VACCINE COMPENSATION TRUST FUND
Question. Dr. Mason, you recently told the National Vaccine Advisory Committee that the FY 1992 budget would not include extra funds for the vaccine injury compensation trust fund in order to pay for the cases of injuries and deaths due to vaccines administered before October 1, 1988.
This Committee has provided over $137 million in the past two years to pay these claims. My information indicates that about $47 million remains available. However, over 4,000 claims have been filed, and it may cost up to $3 billion to pay those claims.
These vaccinations are required by the Federal government. IS it appropriate for the government to compensate families of children injured by the vaccinesi
Answer. Yes, it is appropriate for the Federal government to compensate families of children injured by vaccines.
Question. How do you propose to handle this flood of new claims?
Answer. I have asked the Advisory Commission on Childhood Vaccines to develop a set of recommendations to address the financing issues facing the program. I have asked that any potential revisions to the authorizing legislation should be based on scientific knowledge regarding causation of adverse effects related to vaccines.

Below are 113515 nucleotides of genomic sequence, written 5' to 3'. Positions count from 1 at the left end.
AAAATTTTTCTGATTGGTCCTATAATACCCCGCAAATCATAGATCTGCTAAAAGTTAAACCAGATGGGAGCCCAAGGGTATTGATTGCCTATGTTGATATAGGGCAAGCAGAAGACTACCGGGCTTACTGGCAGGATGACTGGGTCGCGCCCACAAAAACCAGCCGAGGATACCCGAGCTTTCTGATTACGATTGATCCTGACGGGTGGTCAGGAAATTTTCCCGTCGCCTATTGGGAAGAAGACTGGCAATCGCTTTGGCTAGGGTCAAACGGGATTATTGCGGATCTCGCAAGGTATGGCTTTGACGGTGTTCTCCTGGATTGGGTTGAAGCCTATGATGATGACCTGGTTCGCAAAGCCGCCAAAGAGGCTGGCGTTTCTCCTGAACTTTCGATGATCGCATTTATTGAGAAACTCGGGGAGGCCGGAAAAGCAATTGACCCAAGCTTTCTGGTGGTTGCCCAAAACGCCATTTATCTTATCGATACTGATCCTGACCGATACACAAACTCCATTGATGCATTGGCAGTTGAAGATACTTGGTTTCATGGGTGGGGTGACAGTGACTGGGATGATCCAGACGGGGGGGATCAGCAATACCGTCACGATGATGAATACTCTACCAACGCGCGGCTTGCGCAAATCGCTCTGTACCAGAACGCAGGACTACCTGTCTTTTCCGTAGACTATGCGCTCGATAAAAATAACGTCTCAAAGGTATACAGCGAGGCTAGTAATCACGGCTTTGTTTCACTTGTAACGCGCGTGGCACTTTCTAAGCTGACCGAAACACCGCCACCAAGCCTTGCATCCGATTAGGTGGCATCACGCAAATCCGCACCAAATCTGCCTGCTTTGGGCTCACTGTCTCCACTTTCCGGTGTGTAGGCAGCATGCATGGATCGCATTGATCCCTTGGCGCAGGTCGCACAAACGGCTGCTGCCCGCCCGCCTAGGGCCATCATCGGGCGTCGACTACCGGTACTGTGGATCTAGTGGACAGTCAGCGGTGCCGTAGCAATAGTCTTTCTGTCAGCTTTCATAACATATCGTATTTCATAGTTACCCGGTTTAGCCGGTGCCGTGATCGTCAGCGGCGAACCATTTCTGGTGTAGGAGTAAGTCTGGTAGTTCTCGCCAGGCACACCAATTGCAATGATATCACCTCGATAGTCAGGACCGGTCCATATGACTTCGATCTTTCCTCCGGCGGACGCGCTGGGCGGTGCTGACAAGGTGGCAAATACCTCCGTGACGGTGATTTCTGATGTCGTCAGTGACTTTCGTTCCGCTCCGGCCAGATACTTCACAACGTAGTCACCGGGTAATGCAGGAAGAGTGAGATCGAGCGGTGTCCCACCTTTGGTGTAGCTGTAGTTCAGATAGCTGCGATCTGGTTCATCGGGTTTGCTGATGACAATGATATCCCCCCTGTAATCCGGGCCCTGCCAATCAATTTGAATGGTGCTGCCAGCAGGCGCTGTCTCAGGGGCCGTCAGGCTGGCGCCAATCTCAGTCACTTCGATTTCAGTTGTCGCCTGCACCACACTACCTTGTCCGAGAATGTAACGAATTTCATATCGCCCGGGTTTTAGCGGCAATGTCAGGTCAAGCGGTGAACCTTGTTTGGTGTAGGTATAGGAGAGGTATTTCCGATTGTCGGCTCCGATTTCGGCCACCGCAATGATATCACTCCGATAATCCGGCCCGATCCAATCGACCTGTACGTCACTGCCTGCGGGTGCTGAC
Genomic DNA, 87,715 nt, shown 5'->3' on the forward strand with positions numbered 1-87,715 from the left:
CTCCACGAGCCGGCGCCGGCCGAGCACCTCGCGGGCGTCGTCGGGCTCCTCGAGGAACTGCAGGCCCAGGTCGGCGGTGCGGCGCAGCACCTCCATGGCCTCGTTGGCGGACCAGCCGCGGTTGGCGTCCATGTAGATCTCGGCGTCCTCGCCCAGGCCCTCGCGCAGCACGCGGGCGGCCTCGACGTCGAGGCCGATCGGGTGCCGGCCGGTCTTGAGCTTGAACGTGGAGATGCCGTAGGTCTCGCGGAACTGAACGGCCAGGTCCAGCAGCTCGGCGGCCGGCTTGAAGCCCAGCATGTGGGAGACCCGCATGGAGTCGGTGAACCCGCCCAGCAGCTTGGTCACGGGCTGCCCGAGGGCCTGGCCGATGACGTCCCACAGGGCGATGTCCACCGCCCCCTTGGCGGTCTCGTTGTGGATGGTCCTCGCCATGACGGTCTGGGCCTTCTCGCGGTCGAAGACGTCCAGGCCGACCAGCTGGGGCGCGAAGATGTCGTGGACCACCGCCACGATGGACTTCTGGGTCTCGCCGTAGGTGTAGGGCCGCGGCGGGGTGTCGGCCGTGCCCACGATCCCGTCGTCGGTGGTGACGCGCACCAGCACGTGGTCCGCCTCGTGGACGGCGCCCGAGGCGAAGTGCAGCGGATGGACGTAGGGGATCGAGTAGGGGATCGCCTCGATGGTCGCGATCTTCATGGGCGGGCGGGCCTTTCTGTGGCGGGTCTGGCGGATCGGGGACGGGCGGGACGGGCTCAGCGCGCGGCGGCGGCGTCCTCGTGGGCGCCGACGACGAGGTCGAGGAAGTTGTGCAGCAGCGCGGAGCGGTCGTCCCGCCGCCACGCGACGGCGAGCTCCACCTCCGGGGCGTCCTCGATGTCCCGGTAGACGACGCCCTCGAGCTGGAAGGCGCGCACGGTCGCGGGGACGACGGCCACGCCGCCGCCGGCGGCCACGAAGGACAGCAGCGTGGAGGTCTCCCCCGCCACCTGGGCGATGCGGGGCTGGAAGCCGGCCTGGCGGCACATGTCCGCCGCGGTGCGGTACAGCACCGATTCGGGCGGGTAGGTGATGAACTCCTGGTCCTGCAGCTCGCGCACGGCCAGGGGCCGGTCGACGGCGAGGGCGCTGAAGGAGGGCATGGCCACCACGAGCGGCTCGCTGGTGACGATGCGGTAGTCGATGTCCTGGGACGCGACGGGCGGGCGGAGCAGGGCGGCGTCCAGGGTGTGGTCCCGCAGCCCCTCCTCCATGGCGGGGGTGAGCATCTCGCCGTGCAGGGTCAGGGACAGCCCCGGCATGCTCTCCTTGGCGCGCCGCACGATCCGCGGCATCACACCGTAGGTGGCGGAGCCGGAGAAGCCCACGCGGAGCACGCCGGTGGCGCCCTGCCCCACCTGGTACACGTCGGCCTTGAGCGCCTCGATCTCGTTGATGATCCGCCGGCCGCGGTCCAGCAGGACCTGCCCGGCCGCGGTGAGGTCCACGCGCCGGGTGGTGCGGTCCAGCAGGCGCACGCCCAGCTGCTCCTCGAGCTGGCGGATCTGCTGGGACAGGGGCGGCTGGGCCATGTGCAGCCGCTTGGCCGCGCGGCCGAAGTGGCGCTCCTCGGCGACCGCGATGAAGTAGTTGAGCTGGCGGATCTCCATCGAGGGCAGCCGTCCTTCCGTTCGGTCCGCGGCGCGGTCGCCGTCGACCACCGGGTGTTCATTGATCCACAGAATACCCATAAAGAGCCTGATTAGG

Question. Dr. Mason, what do recent medical findings indicate about the correlation between injured infants and the vaccines?
Answer. Approximately five to ten cases of vaccine associated poliomyelitis are reported each year. Some of these are contracted by yet undiagnosed immune deficient hosts.
No good evidence exists for MMR (mumps, measles, and rubella) vaccine associated injury. Isolated case reports of suspected but
unconfirmed "postvaccinal encephalomyelopathy" have appeared in the literature.
No characteristic neurologic syndrome or pathology has been found to follow DTP (diphtheria, tetanus, and pertussis) immunization. Many neurologic illnesses including many of the epilepsies may be present in the first year of 118e and may coincide with time of immunization. The current literature, however, which includes a number of controlled studies does not allow for a causal association to be drawn between DTP and brain injury, epilepsy, or specifically infantile spasms. One can conclude then, that' if serious neurologic illness occurs following DTP vaccination, it must do so so rarely as to be unmeasurable. There are no means at this time by which such an isolated event could be verified. In additions, Sudden Infant Death Syndrome has been studied exhaustively with regard to DTP vaccination, and has not been shown to be caused by this vaccination. A number of benign conditions have been reported, such as the hypotonic hyporesponsive episode--a self limited spell unassociated with death or permanent sequelae.